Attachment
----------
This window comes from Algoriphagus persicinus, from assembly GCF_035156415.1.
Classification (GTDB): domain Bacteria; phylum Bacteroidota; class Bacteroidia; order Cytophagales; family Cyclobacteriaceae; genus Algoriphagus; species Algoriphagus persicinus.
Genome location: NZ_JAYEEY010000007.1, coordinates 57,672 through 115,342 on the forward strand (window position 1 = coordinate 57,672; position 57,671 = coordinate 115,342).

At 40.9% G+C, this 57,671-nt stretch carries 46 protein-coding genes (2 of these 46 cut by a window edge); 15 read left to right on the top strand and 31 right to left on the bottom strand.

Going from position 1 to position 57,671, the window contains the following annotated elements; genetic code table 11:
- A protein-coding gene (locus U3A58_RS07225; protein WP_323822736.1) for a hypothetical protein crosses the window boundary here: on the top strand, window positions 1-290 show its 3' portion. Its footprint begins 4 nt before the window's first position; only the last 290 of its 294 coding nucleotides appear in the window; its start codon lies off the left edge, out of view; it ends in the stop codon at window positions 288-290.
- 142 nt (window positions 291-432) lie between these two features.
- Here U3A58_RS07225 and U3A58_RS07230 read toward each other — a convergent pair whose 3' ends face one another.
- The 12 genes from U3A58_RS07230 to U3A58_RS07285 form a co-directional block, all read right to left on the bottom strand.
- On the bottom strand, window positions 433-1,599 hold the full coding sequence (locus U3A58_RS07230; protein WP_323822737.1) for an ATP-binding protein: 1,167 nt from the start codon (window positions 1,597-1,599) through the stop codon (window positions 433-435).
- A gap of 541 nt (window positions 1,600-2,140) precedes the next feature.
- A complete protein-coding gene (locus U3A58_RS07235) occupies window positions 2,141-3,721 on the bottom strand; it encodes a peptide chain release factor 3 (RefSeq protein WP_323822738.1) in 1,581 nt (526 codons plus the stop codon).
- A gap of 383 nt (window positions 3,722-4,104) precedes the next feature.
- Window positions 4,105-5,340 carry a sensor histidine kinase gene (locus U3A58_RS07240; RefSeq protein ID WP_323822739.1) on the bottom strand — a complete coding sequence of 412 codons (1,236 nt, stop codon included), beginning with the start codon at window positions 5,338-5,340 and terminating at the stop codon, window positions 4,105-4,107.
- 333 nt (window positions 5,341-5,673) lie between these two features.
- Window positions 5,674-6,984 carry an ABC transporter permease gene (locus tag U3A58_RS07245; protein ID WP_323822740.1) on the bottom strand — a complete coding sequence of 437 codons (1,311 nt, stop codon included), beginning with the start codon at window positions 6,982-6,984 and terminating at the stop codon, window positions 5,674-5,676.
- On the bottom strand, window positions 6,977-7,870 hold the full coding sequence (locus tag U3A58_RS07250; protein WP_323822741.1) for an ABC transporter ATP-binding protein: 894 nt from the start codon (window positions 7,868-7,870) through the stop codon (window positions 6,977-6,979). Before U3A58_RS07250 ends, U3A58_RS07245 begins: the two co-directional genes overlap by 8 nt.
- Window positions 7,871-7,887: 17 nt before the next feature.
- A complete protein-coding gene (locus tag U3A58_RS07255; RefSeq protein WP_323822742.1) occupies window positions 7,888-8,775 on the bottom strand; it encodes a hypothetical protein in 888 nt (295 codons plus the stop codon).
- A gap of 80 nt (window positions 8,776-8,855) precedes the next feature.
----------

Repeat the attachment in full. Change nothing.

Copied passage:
This window comes from Algoriphagus persicinus, from assembly GCF_035156415.1.
Classification (GTDB): domain Bacteria; phylum Bacteroidota; class Bacteroidia; order Cytophagales; family Cyclobacteriaceae; genus Algoriphagus; species Algoriphagus persicinus.
Genome location: NZ_JAYEEY010000007.1, coordinates 57,672 through 115,342 on the forward strand (window position 1 = coordinate 57,672; position 57,671 = coordinate 115,342).

At 40.9% G+C, this 57,671-nt stretch carries 46 protein-coding genes (2 of these 46 cut by a window edge); 15 read left to right on the top strand and 31 right to left on the bottom strand.

Going from position 1 to position 57,671, the window contains the following annotated elements; genetic code table 11:
- A protein-coding gene (locus U3A58_RS07225; protein WP_323822736.1) for a hypothetical protein crosses the window boundary here: on the top strand, window positions 1-290 show its 3' portion. Its footprint begins 4 nt before the window's first position; only the last 290 of its 294 coding nucleotides appear in the window; its start codon lies off the left edge, out of view; it ends in the stop codon at window positions 288-290.
- 142 nt (window positions 291-432) lie between these two features.
- Here U3A58_RS07225 and U3A58_RS07230 read toward each other — a convergent pair whose 3' ends face one another.
- The 12 genes from U3A58_RS07230 to U3A58_RS07285 form a co-directional block, all read right to left on the bottom strand.
- On the bottom strand, window positions 433-1,599 hold the full coding sequence (locus U3A58_RS07230; protein WP_323822737.1) for an ATP-binding protein: 1,167 nt from the start codon (window positions 1,597-1,599) through the stop codon (window positions 433-435).
- A gap of 541 nt (window positions 1,600-2,140) precedes the next feature.
- A complete protein-coding gene (locus U3A58_RS07235) occupies window positions 2,141-3,721 on the bottom strand; it encodes a peptide chain release factor 3 (RefSeq protein WP_323822738.1) in 1,581 nt (526 codons plus the stop codon).
- A gap of 383 nt (window positions 3,722-4,104) precedes the next feature.
- Window positions 4,105-5,340 carry a sensor histidine kinase gene (locus U3A58_RS07240; RefSeq protein ID WP_323822739.1) on the bottom strand — a complete coding sequence of 412 codons (1,236 nt, stop codon included), beginning with the start codon at window positions 5,338-5,340 and terminating at the stop codon, window positions 4,105-4,107.
- 333 nt (window positions 5,341-5,673) lie between these two features.
- Window positions 5,674-6,984 carry an ABC transporter permease gene (locus tag U3A58_RS07245; protein ID WP_323822740.1) on the bottom strand — a complete coding sequence of 437 codons (1,311 nt, stop codon included), beginning with the start codon at window positions 6,982-6,984 and terminating at the stop codon, window positions 5,674-5,676.
- On the bottom strand, window positions 6,977-7,870 hold the full coding sequence (locus tag U3A58_RS07250; protein WP_323822741.1) for an ABC transporter ATP-binding protein: 894 nt from the start codon (window positions 7,868-7,870) through the stop codon (window positions 6,977-6,979). Before U3A58_RS07250 ends, U3A58_RS07245 begins: the two co-directional genes overlap by 8 nt.
- Window positions 7,871-7,887: 17 nt before the next feature.
- A complete protein-coding gene (locus tag U3A58_RS07255; RefSeq protein WP_323822742.1) occupies window positions 7,888-8,775 on the bottom strand; it encodes a hypothetical protein in 888 nt (295 codons plus the stop codon).
- A gap of 80 nt (window positions 8,776-8,855) precedes the next feature.